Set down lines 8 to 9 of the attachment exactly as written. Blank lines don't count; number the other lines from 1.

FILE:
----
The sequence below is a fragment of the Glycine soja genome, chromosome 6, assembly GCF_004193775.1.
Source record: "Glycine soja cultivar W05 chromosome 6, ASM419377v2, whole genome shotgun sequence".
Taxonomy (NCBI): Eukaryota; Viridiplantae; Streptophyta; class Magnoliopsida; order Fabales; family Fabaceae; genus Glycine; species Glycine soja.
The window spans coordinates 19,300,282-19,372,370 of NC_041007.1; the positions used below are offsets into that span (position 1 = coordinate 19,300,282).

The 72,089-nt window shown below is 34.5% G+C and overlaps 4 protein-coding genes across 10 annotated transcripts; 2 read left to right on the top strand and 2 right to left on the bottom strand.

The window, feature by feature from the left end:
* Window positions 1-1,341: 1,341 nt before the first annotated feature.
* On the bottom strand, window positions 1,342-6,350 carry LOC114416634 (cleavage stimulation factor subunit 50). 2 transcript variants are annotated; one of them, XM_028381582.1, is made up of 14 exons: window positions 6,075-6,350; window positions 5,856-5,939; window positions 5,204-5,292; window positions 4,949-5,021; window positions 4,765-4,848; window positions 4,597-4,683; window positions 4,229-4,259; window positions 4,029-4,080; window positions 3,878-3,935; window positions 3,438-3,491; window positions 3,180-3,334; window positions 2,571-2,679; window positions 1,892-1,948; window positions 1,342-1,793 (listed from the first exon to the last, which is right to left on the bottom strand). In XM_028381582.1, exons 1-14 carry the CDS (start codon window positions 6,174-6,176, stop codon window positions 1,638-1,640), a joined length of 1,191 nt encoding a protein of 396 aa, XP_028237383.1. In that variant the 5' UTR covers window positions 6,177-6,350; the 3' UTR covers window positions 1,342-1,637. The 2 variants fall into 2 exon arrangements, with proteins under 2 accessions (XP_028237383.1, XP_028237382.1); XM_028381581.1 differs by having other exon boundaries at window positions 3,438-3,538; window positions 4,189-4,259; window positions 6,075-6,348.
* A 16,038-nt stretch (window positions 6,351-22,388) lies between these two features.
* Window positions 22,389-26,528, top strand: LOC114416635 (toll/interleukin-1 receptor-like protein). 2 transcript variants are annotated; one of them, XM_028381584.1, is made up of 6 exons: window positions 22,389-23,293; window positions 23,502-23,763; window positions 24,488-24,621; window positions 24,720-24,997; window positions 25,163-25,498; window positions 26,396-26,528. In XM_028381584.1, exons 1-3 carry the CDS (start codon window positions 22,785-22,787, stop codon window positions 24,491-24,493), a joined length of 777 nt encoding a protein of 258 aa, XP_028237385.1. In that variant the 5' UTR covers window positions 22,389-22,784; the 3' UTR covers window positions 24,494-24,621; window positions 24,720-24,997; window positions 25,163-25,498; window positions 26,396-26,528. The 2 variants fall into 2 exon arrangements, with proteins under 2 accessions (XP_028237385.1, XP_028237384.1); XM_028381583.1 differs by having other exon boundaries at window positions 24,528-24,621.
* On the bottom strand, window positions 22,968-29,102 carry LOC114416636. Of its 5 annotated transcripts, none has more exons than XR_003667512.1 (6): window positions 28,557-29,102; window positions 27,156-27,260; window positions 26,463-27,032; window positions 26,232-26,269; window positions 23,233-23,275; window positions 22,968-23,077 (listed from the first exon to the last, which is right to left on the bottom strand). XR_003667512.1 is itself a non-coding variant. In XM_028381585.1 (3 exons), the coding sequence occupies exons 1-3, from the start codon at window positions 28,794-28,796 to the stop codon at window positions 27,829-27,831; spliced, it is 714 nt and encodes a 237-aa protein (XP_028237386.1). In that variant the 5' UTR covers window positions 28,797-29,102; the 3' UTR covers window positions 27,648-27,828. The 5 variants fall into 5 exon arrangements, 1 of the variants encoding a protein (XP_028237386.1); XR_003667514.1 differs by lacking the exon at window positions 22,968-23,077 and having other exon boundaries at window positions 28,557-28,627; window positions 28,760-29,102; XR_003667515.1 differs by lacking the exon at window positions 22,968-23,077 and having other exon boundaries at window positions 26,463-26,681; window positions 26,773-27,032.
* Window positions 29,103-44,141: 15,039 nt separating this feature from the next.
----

* On the bottom strand, window positions 1,342-6,350 carry LOC114416634 (cleavage stimulation factor subunit 50). 2 transcript variants are annotated; one of them, XM_028381582.1, is made up of 14 exons: window positions 6,075-6,350; window positions 5,856-5,939; window positions 5,204-5,292; window positions 4,949-5,021; window positions 4,765-4,848; window positions 4,597-4,683; window positions 4,229-4,259; window positions 4,029-4,080; window positions 3,878-3,935; window positions 3,438-3,491; window positions 3,180-3,334; window positions 2,571-2,679; window positions 1,892-1,948; window positions 1,342-1,793 (listed from the first exon to the last, which is right to left on the bottom strand). In XM_028381582.1, exons 1-14 carry the CDS (start codon window positions 6,174-6,176, stop codon window positions 1,638-1,640), a joined length of 1,191 nt encoding a protein of 396 aa, XP_028237383.1. In that variant the 5' UTR covers window positions 6,177-6,350; the 3' UTR covers window positions 1,342-1,637. The 2 variants fall into 2 exon arrangements, with proteins under 2 accessions (XP_028237383.1, XP_028237382.1); XM_028381581.1 differs by having other exon boundaries at window positions 3,438-3,538; window positions 4,189-4,259; window positions 6,075-6,348.
* A 16,038-nt stretch (window positions 6,351-22,388) lies between these two features.